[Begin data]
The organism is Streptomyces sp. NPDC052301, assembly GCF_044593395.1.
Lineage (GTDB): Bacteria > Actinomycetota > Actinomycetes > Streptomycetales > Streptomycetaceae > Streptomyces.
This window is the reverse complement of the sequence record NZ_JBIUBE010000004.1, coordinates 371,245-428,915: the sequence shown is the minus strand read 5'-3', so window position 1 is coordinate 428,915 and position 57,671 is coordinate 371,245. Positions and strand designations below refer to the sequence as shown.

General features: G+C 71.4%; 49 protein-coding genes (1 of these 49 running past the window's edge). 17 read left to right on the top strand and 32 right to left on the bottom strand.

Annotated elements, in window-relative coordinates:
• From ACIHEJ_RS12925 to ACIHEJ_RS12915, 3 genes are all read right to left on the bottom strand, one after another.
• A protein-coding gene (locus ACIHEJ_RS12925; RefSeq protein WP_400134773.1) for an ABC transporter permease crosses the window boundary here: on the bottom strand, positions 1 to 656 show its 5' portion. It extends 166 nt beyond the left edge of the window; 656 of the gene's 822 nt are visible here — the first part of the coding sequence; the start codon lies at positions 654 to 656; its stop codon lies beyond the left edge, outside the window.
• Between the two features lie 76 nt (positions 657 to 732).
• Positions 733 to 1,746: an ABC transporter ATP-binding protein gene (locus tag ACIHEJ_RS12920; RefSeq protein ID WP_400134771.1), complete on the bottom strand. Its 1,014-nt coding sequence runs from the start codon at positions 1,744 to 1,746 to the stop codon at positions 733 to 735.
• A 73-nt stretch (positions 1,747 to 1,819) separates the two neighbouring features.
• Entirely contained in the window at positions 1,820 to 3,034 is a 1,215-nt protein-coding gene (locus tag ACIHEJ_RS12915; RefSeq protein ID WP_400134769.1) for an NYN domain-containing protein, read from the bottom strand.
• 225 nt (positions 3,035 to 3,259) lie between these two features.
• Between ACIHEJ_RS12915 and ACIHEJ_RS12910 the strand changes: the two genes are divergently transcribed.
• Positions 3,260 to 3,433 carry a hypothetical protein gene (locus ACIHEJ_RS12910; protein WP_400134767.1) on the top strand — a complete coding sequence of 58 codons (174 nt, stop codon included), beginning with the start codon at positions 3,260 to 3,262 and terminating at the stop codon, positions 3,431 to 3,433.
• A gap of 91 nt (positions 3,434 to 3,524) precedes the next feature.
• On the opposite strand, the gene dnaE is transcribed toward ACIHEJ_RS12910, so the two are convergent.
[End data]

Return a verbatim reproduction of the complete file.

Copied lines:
The organism is Streptomyces sp. NPDC052301, assembly GCF_044593395.1.
Lineage (GTDB): Bacteria > Actinomycetota > Actinomycetes > Streptomycetales > Streptomycetaceae > Streptomyces.
This window is the reverse complement of the sequence record NZ_JBIUBE010000004.1, coordinates 371,245-428,915: the sequence shown is the minus strand read 5'-3', so window position 1 is coordinate 428,915 and position 57,671 is coordinate 371,245. Positions and strand designations below refer to the sequence as shown.

General features: G+C 71.4%; 49 protein-coding genes (1 of these 49 running past the window's edge). 17 read left to right on the top strand and 32 right to left on the bottom strand.

Annotated elements, in window-relative coordinates:
• From ACIHEJ_RS12925 to ACIHEJ_RS12915, 3 genes are all read right to left on the bottom strand, one after another.
• A protein-coding gene (locus ACIHEJ_RS12925; RefSeq protein WP_400134773.1) for an ABC transporter permease crosses the window boundary here: on the bottom strand, positions 1 to 656 show its 5' portion. It extends 166 nt beyond the left edge of the window; 656 of the gene's 822 nt are visible here — the first part of the coding sequence; the start codon lies at positions 654 to 656; its stop codon lies beyond the left edge, outside the window.
• Between the two features lie 76 nt (positions 657 to 732).
• Positions 733 to 1,746: an ABC transporter ATP-binding protein gene (locus tag ACIHEJ_RS12920; RefSeq protein ID WP_400134771.1), complete on the bottom strand. Its 1,014-nt coding sequence runs from the start codon at positions 1,744 to 1,746 to the stop codon at positions 733 to 735.
• A 73-nt stretch (positions 1,747 to 1,819) separates the two neighbouring features.
• Entirely contained in the window at positions 1,820 to 3,034 is a 1,215-nt protein-coding gene (locus tag ACIHEJ_RS12915; RefSeq protein ID WP_400134769.1) for an NYN domain-containing protein, read from the bottom strand.
• 225 nt (positions 3,035 to 3,259) lie between these two features.
• Between ACIHEJ_RS12915 and ACIHEJ_RS12910 the strand changes: the two genes are divergently transcribed.
• Positions 3,260 to 3,433 carry a hypothetical protein gene (locus ACIHEJ_RS12910; protein WP_400134767.1) on the top strand — a complete coding sequence of 58 codons (174 nt, stop codon included), beginning with the start codon at positions 3,260 to 3,262 and terminating at the stop codon, positions 3,431 to 3,433.
• A gap of 91 nt (positions 3,434 to 3,524) precedes the next feature.
• On the opposite strand, the gene dnaE is transcribed toward ACIHEJ_RS12910, so the two are convergent.